Why Play Radio…
For about 50 years or so, rail fans have used radio scanners to listen to the railroad frequencies in the land mobile FM portion of the 137-174 MHz band. The railroad frequencies are right below the National Weather Service 162 MHz frequencies and can be found in the 159 to 161 MHz range.
Because the land mobile band is close to the Amateur Radio two-meter band, and many amateur radio transceivers can receive the Weather Service band, those transceivers are capable of listening in on the land mobile frequencies. You cannot transmit, but you can listen.
The other evening I was at local rail fan spot waiting on a Norfolk Southern heritage unit. Some other fans arrived. I have noticed this before, but it was especially obvious that evening. One of them was using a cell phone and a scanning app. I do not know which one, but Broadcastify is a common app. They have receivers and capture the radio traffic and put it on the internet where it can be accessed via an app or website. There is a time lag as all this happens. My amateur radio receiver, set to 160.980 MHz FM, would pick up something. About a minute later the nearby cell phones would begin making noise and we’d hear the same conversation again.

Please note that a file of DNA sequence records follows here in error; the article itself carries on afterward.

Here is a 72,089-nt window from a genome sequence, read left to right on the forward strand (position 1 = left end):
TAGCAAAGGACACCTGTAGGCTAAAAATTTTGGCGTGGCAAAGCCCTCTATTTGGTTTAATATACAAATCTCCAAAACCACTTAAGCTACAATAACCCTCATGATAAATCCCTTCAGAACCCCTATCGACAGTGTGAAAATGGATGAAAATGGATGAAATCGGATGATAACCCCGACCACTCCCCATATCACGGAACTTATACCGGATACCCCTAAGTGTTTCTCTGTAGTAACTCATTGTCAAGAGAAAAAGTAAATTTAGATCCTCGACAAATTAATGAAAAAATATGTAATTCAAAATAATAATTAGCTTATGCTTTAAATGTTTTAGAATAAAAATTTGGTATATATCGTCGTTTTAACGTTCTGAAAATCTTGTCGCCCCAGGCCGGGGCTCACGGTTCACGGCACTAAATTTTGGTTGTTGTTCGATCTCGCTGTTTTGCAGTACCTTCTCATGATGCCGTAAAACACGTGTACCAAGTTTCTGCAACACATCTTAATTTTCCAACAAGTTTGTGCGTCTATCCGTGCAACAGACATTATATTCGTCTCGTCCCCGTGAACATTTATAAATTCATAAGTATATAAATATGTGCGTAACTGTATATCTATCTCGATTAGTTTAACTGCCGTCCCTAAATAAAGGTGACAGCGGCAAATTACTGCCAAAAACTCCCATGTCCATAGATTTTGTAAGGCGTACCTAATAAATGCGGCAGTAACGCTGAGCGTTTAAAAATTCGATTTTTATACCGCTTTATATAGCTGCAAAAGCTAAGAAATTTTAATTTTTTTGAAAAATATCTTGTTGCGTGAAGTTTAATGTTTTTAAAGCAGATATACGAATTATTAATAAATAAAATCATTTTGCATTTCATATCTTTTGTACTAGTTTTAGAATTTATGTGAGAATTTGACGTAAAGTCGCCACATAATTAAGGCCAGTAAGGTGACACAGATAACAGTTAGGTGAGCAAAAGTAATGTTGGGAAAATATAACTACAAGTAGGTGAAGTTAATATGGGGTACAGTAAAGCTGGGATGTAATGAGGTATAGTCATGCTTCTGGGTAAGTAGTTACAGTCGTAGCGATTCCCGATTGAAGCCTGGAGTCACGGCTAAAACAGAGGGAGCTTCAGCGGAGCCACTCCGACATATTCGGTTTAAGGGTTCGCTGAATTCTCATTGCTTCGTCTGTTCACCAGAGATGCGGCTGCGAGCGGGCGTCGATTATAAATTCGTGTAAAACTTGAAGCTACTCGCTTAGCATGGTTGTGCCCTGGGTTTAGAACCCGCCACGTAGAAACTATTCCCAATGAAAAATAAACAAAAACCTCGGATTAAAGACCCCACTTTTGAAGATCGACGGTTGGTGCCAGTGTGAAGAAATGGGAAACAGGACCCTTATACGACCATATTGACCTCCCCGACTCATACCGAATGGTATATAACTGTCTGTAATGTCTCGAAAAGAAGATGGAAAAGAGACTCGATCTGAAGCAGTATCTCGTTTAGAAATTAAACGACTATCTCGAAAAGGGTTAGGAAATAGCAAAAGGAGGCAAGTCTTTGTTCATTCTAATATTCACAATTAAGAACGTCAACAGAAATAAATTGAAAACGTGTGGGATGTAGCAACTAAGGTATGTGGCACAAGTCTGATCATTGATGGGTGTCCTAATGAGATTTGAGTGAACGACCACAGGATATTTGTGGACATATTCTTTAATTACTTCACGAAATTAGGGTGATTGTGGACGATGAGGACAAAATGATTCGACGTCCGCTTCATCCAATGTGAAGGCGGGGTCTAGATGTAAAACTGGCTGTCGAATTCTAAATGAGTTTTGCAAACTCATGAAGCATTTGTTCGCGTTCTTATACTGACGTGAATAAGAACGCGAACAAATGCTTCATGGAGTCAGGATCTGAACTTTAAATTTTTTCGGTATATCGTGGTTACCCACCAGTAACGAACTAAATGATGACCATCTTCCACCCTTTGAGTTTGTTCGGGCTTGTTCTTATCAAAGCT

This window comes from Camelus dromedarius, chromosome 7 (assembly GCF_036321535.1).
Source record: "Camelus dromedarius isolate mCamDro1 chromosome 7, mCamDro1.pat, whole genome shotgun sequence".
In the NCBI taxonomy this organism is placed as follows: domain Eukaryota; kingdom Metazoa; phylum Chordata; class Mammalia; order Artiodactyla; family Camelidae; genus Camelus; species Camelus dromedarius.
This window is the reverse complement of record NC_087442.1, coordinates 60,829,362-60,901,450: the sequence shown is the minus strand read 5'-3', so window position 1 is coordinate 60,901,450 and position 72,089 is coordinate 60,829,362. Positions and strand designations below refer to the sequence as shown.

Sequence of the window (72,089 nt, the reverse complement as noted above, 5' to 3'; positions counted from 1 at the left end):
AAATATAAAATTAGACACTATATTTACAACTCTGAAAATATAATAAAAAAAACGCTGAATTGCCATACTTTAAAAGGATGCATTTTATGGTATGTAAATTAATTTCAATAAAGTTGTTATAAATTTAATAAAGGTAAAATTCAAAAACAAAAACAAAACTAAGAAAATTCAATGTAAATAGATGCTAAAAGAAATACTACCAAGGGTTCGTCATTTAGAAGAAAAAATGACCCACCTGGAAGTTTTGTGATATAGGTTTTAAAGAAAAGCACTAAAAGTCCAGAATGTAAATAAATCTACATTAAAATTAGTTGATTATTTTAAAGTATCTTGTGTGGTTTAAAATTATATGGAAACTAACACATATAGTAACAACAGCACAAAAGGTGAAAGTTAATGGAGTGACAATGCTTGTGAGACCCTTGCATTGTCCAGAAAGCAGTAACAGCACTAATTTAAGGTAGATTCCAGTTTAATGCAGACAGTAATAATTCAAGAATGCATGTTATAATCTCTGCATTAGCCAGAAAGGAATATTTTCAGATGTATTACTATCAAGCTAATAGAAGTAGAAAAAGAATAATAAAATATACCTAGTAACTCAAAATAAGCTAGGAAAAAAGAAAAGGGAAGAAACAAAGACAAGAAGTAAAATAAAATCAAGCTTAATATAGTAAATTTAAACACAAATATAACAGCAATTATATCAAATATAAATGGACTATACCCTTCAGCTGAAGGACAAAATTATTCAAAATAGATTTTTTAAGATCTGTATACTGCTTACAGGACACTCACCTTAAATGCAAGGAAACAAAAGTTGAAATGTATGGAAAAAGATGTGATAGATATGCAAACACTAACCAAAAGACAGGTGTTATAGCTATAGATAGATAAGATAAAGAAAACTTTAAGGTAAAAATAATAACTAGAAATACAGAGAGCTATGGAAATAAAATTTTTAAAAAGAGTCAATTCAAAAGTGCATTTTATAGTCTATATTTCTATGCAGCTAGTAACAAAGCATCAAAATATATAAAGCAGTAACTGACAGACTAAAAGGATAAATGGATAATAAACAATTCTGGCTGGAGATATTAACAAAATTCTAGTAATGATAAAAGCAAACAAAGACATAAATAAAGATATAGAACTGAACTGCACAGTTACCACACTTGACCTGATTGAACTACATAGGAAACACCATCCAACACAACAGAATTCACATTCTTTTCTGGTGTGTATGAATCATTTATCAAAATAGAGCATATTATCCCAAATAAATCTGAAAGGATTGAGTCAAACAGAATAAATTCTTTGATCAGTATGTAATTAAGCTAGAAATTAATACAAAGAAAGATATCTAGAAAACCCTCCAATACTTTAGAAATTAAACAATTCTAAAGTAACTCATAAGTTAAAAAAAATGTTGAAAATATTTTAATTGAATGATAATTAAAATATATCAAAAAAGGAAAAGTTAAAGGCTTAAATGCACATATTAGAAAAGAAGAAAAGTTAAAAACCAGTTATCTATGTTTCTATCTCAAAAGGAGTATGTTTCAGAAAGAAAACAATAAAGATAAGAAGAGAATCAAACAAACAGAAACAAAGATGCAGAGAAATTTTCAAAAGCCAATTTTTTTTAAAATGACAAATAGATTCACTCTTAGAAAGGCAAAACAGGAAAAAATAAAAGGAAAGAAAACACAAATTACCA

I have spent well over 30 years in pursuit of the perfect “scanner”. I think I have almost found it…and used it for many years now. But I am still slightly amused when I see someone rolling in and they sort of look down on this “old guy clinging to his outdated technology”. Then they are amazed when I hear stuff they have not heard yet.
Radio is cool!
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“… I am still slightly amused when I see someone rolling in and they sort of look down on this “old guy clinging to his outdated technology”. Then they are amazed when I hear stuff they have not heard yet.”
Rail Fan and
Amateur Radio Operator